Mark 14:67 Parallel Verses [⇓ See commentary ⇓]

Mark 14:67, NIV: "When she saw Peter warming himself, she looked closely at him. 'You also were with that Nazarene, Jesus,' she said."

Mark 14:67, ESV: "and seeing Peter warming himself, she looked at him and said, “You also were with the Nazarene, Jesus.”"

Mark 14:67, KJV: "And when she saw Peter warming himself, she looked upon him, and said, And thou also wast with Jesus of Nazareth."

Mark 14:67, NASB: "and seeing Peter warming himself, she looked at him and *said, 'You were with Jesus the Nazarene as well.'"

Mark 14:67, NLT: "and noticed Peter warming himself at the fire. She looked at him closely and said, 'You were one of those with Jesus of Nazareth.'"

Mark 14:67, CSB: "When she saw Peter warming himself, she looked at him and said, "You also were with Jesus, the man from Nazareth.""

What does Mark 14:67 mean? [⇑ See verse text ⇑]

John explains the setting with greater detail. Jesus has been arrested and taken to the home of Annas, the former high priest. John follows Jesus and the guards into the courtyard, as he knows the high priest. He then sends a servant girl to bring Peter closer to the proceedings. It is this girl who first asks Peter if he is with Jesus. Peter denies her accusation as he warms himself by a fire, surrounded by the chief priest's servants and guards (John 18:12–18).

While Jesus is on trial before the Sanhedrin, Peter stands trial before servants and soldiers. Jesus gives no defense against the false accusations, fulfilling Scripture (Isaiah 53:7). He merely points out the arresting officials' hypocrisy (Mark 14:48–49) and affirms His identity (Mark 14:61–62). In the courtyard below, Peter won't even admit he's from Galilee (Mark 14:70). Only recently, Jesus had told His disciples to have courage when faced with persecution for His sake, saying, "…do not be anxious beforehand what you are to say, but say whatever is given to you in that hour, for it is not you who speak, but the Holy Spirit" (Mark 13:11). Unfortunately, Peter doesn't yet have the Holy Spirit to guide him (Acts 2:1–4) and, since he didn't use his time in the garden of Gethsemane to strengthen his more human character (Mark 14:32–42), he is entirely powerless against his fear.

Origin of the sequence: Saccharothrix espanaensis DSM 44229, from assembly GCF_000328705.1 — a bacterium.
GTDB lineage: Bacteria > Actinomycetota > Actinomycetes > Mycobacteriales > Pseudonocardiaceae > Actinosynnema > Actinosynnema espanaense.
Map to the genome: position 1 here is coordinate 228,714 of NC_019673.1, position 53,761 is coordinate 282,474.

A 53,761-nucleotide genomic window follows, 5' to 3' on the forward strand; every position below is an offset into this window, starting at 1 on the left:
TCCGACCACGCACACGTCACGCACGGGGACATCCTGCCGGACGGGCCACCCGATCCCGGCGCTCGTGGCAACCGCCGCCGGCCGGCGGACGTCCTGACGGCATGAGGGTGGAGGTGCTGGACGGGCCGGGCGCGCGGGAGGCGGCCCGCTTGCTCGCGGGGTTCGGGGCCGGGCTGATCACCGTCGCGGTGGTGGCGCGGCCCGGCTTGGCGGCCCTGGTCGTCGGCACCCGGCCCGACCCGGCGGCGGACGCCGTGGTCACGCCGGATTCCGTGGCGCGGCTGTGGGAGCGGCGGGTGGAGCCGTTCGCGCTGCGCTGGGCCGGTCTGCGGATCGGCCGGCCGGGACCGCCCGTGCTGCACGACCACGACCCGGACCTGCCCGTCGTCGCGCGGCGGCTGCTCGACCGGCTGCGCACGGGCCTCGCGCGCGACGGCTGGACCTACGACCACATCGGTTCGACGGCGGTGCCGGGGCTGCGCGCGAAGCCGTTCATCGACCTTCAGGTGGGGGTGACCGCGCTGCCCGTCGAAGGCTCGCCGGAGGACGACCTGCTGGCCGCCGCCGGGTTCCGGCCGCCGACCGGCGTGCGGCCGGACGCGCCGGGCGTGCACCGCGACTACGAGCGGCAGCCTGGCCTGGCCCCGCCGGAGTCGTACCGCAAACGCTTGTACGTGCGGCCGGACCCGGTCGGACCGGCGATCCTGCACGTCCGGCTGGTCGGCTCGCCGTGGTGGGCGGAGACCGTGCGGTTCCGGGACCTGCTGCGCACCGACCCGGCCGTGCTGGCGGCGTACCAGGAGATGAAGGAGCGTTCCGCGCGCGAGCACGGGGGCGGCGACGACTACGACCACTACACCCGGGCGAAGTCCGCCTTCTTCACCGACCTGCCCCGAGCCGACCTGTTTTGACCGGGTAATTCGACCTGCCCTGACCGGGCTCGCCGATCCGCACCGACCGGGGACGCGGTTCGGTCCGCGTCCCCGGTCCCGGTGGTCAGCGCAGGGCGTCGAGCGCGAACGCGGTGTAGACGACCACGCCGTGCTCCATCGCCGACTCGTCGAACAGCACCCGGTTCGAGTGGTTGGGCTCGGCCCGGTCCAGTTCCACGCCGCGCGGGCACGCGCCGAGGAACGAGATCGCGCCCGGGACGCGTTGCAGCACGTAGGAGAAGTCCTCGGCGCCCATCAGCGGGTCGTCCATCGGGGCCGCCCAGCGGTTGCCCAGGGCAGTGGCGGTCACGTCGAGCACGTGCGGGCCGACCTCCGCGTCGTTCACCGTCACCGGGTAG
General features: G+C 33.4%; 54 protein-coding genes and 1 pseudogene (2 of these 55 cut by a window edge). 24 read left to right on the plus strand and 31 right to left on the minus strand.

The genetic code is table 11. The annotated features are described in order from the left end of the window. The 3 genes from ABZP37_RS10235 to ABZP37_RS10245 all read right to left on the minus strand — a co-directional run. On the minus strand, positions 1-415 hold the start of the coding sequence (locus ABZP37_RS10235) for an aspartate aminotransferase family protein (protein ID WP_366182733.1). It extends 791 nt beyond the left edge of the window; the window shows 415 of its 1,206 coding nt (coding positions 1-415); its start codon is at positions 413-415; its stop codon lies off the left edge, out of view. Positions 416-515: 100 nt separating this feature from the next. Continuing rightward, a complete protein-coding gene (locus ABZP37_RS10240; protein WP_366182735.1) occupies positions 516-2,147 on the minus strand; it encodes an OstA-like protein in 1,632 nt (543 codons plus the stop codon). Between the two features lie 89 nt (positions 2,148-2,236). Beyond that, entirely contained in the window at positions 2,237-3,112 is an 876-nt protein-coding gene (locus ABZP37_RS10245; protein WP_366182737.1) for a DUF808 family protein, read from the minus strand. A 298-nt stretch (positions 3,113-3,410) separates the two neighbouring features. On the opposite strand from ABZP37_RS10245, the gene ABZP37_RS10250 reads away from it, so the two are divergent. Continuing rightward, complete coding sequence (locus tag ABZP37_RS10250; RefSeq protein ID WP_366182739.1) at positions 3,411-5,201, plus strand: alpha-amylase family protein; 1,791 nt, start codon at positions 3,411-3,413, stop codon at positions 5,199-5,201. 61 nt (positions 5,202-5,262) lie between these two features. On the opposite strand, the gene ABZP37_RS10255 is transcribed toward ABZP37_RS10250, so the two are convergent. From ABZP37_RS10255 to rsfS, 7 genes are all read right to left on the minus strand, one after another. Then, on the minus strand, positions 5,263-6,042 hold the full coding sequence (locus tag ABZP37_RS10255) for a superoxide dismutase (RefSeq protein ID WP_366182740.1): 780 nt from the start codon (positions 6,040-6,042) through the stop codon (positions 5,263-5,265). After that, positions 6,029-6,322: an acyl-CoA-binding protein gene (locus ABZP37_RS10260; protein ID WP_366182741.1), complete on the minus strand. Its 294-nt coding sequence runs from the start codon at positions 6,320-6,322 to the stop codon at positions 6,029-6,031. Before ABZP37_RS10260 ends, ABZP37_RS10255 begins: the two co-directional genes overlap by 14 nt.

John explains that "the servants and officers had made a charcoal fire, because it was cold, and they were standing and warming themselves. Peter also was with them, standing and warming himself" (John 18:18). These are probably the same servants and officers who arrested Jesus and brought Him to the high priest's house. Minutes before, in the garden of Gethsemane, Peter had cut off the ear of one of the servants (John 18:10). Although Jesus healed the servant (Luke 22:51), Peter is in a precarious position.